Painting a Picture: The Perils of US Shale
The team at PanXchange wanted to shed some perspective on how calamitous of a downturn this has been for the US OFS and frac sand markets. The week ending February 28 (the first full week after Black Monday), the frac spread count (a key performance indicator for US shale) in the US lower 48 was 318. As of May 15, the frac spread count was 45. In a 10-week time frame, Approximately 275 frac crews were taken offline (86% of the total fleet). On average, according to the Houston Chronicle, there is an average of roughly 30 on-site workers per frac crew, which equates to likely over 8,000 workers released, furloughed, or soon to be one of the former. Keep in mind this just accounts for workers in the field related to fracturing, let alone drilling, other operational functions, or even in the corporate office of the E&P company or the service provider!
According to a study by Bank of America, there was an aggregate capacity of approximately 25 million hydraulic horsepower in the US as of Q4 2019. Based on a simple calculation of average hydraulic horsepower per frac spread, PanXchange estimates 12 million out of 13 million active hydraulic horsepower sidelined since mid-late Q1. This yields a woeful 4% utilization rate for estimated US total frac capacity. Also, it should be noted that 10% of the available capacity in 2019 (2.5 million hydraulic horsepower) was already earmarked for use as scrap metal.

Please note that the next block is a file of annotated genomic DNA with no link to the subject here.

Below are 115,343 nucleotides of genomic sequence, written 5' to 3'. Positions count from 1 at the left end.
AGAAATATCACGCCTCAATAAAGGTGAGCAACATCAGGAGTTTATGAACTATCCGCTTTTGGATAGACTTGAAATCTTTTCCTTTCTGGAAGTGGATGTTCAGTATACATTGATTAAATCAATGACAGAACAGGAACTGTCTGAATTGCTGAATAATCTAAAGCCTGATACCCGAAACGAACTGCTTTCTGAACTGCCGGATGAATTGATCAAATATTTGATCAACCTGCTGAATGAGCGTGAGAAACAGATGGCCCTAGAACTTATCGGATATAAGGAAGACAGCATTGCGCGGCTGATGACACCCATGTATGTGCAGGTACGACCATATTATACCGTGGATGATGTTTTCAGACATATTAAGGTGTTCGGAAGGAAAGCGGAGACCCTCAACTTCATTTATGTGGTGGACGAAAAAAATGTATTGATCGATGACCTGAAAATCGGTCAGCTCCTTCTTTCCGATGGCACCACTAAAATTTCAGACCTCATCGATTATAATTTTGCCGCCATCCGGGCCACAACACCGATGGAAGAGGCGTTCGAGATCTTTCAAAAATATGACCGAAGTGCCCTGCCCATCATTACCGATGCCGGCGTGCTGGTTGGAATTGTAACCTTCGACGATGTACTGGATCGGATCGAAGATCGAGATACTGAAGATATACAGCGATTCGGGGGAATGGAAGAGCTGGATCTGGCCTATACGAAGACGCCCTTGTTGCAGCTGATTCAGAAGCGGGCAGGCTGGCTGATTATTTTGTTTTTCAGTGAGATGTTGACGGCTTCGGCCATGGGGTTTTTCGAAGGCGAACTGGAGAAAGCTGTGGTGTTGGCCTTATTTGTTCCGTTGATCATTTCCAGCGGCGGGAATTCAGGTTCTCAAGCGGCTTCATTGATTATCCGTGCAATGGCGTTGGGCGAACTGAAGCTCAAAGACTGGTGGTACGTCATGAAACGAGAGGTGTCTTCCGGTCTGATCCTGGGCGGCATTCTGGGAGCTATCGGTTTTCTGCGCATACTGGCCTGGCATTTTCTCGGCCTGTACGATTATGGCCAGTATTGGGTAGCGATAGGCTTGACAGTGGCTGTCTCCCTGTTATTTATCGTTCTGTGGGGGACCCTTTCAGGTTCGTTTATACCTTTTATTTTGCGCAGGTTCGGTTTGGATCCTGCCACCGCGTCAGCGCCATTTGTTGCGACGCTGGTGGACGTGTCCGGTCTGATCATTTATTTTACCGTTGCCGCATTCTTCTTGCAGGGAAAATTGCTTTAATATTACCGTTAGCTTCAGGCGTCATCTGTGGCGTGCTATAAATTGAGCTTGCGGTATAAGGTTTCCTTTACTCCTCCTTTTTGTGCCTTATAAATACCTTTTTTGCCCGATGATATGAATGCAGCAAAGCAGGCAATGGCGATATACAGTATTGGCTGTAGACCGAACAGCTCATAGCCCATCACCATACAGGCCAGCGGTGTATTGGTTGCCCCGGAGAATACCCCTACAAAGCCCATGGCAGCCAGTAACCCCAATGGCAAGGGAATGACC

PanXchange estimates that the current daily US frac sand demand (using an average annual sand tonnage per frac spread of 330,000 short tons per year per spread) is down approximately 90%, from approximately 340,000 tons per day in 2019 to only 40,000 tons per day based on the latest Primary Vision frac spread count.
Despite the recent rally in oil prices (with particular attention paid to the WTI benchmark price, which has risen above $30 per barrel), rig counts and frac spread counts continue to trend lower. While crude oil storage concerns have been easing and prices have risen, the fact remains that a substantial amount of domestic production has been shut-in. Until capital expenditure on drilling and completing new wells makes economic sense with respect to the crude oil market overprint, this remains a harsh reality for oilfield services and product suppliers.